The prose pieces generally known as “The Voyages of Ohthere and Wulfstan” are interpolations in the Old English translation of Orosius’ “Historiarum Adversum Paganos Libri-Septum”.
Othere, as he tells us, lived “furthest north of all the Norwegians,” probably somewhere around Tromsø in northern Norway. From there, he sailed south, down the length of Norway to Kaupang (directly north of Denmark), and north, around the North Cape and into the White Sea. Wulfstan sailed along the northern European coast from Hedeby to Truso, in Poland.
In addition to adding the accounts of Othere and Wulfstan, the ninth-century translator of Orosius also added a description of northern Europe to the opening passages of Orosius’ Histories. This description, along with the stories of Othere and Wulfstan, is included here.
The Description of Northern Europe in Orosius
Then to the north of the Danube’s source and to the east of the Rhine are the East Franks, and to the south of them are the Swaefas on the other side of the river Danube, and to the south and east of them are the Bcegware – the part called Regensburg – and directly east of them are the Baeme and northeast are the Thyringas. To the north of them are the Old Saxons and northwest of them the Frisians. West of the Old Saxons is the mouth of the river Elbe and Frisland, and northwest from there is the land which is called Angeln and Sillende and some Danish territories. North of them are the Afdrede and northeast the Wilte known as the Haefeldan; east of them is the land of those Wends who are called Sysyle, and southeast the Maroara who extend over a wide territory; the Maroara have to the west of them the Thyringas and some Behemas and half the Begware, and south of them on the other side of the Danube river is the land Carendre extending south as far as the mountains called the Alps. To that same mountain range lie the boundaries of the Begware and Swaefas. Then to the east of the land Carendre beyond the uninhabited district is the land of the Pulgare and east of that is the land of the Greeks. To the east of the land of the Maroara is the land of the Vistula, and east of that are those Datia who were formerly Goths. To the north east of the Maroara are the Dalamentsan and to the east of the Dalamentsan are the Horigti. North of the Dalamentsan are the Surpe and west of them the Sysyle. To the north of the Horigti is Maegtha land and to the north of Maegtha land the Sermende as far as the Riffen mountains. West of the South-Danes is the arm of the ocean surrounding Britain, and north of them is the arm of the sea called Ostsae. To the east and north of them are the North-Danes both on the main lands and on the islands. To the east of them are the Afdrede, and south of them is the mouth of the river Elbe and part of the Old Saxon lands. The North-Danes have to their north the same arm of the sea which is called the Ostsae, east of them are the tribe the Osti, and to the south the Afdrede. The Osti have to the north of them the same arm of the sea and the Wends and the Burgendan; south of them are the Haefeldan. The Burgendan have the arm of that sea to their west and Swedes to the north. East of them are the Sermende and to their south the Surfe. The Swedes have south of them the arm of the Ostsae and to their east the Sermende and to their north beyond the uninhabited land is Cwenland. Northwest of them are the Scridefinne and west are the Norwegians.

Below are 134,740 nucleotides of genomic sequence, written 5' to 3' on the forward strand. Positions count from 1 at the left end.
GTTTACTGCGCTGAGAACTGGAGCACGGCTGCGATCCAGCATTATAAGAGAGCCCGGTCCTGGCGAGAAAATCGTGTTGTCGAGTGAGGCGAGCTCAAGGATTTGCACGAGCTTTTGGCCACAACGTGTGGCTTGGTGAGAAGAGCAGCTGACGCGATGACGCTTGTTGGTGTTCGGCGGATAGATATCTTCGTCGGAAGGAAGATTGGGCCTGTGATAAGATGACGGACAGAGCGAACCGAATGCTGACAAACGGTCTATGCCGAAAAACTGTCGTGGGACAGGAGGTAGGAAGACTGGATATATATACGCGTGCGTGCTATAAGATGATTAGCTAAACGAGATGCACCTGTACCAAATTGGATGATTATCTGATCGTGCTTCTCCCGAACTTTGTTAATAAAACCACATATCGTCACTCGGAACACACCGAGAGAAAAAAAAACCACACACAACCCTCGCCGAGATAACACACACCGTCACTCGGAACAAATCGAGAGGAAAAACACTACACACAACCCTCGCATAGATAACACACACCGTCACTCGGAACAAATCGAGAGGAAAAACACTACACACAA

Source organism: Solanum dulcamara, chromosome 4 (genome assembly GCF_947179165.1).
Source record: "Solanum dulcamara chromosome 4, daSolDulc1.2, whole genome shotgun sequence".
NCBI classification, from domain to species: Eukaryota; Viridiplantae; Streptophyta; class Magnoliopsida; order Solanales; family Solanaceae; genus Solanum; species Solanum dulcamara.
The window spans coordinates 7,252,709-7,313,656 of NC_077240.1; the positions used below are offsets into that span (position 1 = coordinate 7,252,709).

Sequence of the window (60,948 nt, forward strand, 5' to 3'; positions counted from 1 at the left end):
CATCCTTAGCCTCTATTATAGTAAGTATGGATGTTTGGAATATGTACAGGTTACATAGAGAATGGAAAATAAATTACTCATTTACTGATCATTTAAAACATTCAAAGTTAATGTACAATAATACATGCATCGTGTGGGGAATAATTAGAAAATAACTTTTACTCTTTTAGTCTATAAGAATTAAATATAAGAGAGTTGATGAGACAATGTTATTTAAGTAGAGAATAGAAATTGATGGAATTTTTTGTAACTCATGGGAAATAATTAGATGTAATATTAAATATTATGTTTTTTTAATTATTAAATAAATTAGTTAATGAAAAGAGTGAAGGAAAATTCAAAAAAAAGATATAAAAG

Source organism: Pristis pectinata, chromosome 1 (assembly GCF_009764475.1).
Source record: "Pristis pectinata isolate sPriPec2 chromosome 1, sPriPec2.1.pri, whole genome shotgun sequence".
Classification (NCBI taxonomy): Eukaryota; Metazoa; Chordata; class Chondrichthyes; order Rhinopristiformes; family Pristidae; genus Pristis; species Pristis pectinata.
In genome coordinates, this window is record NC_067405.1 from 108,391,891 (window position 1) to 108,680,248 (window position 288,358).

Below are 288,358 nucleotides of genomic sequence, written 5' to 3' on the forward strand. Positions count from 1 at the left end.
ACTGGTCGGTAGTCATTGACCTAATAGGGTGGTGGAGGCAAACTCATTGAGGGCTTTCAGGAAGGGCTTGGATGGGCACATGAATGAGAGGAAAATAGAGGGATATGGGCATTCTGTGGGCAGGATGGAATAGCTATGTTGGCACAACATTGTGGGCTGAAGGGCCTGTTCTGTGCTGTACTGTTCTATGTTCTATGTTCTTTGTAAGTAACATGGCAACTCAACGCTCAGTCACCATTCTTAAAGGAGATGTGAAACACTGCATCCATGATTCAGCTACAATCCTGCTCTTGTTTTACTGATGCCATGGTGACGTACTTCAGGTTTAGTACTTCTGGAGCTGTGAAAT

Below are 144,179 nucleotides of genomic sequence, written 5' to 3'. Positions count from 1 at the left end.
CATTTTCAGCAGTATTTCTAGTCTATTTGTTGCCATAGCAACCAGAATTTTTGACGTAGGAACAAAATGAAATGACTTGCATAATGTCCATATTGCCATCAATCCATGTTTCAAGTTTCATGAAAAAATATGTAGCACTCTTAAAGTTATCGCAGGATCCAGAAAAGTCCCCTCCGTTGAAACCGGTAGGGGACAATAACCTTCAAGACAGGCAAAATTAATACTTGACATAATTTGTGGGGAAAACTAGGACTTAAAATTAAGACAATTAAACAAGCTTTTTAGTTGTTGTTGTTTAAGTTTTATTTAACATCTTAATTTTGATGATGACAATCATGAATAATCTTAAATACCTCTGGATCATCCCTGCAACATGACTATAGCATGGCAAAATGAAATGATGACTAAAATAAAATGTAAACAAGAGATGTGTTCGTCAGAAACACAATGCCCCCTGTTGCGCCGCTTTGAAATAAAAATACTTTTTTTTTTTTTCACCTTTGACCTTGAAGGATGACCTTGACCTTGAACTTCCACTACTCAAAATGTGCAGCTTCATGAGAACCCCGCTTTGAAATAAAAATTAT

Translation from: “Two Voyagers at the court of King Alfred”, Christine E. Fell (York, 1984).
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